July 1 has come and gone but for some people, this year's Moving Day was the hardest day of the year. The latest study from housing advocacy group Front d’action populaire en réaménagement urbain (FRAPRU) reveals an alarming trend in the housing crisis. According to the report, the number of renters in Quebec still without housing after Moving Day is the highest it's been since 2003.  

FRAPRU's annual study aims to evaluate the condition of housing and the ability of renters to find adequate housing after the July 1 moving deadline.

This year, FRAPRU saw what they say is an "intolerable situation." 

"In total, at least 1,350 households asked for help from the emergency services set up," the organization wrote in a press release. 

More than 350 Quebec households are still without accommodation after July 1. 

That includes 182 in Montreal, 34 in Laval, 12 in Châteauguay and the MRC of Rousillon,* 42 in Sherbrooke, 34 in Québec, 17 in Drummondville, and 13 in Lanaudière Sud (Terrebonne, L’Assomption, Repentigny, and Mascouche), says FRAPRU.

"It says a lot about the housing crisis experienced in several cities, especially since these figures do not include households that have not declared themselves to the assistance services," said Véronique Laflamme, the advocacy group's spokesperson.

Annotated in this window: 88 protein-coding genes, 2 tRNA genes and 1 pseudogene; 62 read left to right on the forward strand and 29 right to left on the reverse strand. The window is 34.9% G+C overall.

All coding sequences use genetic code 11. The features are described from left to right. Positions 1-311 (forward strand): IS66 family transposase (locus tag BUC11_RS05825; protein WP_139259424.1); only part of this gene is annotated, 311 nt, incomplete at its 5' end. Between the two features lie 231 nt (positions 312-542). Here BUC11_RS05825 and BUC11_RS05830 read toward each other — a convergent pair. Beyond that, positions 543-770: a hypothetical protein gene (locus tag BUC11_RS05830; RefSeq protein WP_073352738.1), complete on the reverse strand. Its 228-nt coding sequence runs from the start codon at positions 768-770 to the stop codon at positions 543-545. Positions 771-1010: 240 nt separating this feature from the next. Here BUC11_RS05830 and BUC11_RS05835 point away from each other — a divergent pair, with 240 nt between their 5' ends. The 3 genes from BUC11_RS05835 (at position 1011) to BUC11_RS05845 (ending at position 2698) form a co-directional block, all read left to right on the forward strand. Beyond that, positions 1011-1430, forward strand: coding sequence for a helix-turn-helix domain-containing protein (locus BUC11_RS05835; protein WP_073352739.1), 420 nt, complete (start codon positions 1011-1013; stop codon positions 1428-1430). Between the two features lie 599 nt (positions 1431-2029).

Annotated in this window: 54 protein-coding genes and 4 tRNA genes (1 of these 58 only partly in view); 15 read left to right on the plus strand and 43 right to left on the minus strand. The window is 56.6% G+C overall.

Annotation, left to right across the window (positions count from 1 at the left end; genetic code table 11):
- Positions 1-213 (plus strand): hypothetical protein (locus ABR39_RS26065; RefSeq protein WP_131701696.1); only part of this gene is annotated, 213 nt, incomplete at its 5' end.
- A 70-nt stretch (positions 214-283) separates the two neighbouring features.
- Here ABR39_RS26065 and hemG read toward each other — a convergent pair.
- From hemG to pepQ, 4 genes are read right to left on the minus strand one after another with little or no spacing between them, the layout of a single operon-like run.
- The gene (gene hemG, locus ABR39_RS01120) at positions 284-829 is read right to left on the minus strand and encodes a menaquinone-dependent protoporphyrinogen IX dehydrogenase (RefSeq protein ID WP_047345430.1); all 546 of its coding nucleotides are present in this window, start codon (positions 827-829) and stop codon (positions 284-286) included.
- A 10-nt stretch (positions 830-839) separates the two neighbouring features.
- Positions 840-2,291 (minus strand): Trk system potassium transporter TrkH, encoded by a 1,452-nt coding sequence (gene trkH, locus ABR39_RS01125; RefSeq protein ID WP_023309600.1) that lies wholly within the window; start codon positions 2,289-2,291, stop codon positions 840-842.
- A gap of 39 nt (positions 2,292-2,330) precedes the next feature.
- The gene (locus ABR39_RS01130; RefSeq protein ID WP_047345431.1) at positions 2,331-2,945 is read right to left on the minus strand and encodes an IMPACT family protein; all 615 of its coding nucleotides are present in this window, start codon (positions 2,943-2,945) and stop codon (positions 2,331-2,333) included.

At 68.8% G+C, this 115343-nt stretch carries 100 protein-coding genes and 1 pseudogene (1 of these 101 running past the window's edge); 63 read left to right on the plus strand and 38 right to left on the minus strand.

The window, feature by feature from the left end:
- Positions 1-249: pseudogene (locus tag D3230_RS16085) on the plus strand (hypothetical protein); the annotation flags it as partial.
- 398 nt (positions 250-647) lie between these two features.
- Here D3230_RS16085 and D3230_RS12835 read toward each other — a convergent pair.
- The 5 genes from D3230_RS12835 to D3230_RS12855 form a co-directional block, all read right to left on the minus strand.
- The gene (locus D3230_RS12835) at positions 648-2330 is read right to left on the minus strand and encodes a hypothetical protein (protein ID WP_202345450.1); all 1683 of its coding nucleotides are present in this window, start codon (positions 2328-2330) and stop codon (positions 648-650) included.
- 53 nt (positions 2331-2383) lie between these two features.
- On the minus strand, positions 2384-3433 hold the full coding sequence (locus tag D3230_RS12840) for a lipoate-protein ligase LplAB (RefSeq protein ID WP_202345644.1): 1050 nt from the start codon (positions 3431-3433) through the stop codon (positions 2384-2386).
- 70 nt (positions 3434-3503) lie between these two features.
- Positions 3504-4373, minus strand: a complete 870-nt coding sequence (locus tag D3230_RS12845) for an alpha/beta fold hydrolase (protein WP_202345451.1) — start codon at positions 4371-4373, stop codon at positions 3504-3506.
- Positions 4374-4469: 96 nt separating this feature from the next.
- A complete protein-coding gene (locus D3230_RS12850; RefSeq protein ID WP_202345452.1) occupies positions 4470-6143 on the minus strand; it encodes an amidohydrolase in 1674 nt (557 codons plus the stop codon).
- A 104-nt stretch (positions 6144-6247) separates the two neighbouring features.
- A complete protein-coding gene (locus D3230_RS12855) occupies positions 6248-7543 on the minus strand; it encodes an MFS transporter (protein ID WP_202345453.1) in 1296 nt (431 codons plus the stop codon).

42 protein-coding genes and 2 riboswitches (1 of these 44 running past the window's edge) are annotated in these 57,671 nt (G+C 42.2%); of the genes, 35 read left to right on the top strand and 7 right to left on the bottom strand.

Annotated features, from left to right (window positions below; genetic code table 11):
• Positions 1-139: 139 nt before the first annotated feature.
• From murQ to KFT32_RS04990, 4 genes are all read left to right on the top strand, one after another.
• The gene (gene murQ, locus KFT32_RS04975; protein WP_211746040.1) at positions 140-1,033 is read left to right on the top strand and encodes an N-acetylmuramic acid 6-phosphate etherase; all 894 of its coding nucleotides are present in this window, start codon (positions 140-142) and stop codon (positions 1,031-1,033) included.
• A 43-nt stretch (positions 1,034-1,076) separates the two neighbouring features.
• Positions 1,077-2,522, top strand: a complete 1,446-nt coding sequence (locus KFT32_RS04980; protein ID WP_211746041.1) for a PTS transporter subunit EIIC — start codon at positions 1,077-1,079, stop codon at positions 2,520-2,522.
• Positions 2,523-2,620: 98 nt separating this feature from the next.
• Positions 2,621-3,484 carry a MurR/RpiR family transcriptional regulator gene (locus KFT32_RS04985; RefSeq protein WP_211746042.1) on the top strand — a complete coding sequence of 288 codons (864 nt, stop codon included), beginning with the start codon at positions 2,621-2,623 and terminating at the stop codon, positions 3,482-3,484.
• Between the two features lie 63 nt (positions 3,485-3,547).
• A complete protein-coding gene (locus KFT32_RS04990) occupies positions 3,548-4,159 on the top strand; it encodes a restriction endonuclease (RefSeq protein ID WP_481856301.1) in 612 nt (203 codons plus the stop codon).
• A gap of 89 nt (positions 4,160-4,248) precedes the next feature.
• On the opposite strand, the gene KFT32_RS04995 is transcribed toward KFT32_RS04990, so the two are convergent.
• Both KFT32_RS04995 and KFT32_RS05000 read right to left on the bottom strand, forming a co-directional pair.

Laflamme notes that the organization's figures can't factor in all the intangible data, such as renters who can't afford their accommodations, renters left with an unwanted roommate, and others who were left homeless after July 1.

On June 11, the CAQ, in partnership with the Sociète d'habitation Québec (SHQ), announced a $71.5 million investment to help renters across the province.

The ongoing program aims to help all Quebecers find suitable accommodation and offers eligible people rent subsidies. 

FRAPRU, however, says that the Legault government was slow to the punch and "waited until the last minute" to offer financial assistance to low-income renters.

With rental prices skyrocketing across the province, FRAPRU says the housing crisis will only get worse if the government doesn't intervene. 

The pandemic has put an even bigger strain on the housing crisis, forcing low-income renters to have to make difficult decisions.

According to the Quebec Landlords Association (CORPIQ), at least 5% of the province's landlords have a tenant who does not plan to move even if their lease has ended. 

FRAPRU says that in order to mitigate any crisis now and in the future, "the Legault government must finance at least 10,000 new social and community housing units over the next year and must plan similar investments for the next 4 years."


*This article has been updated.

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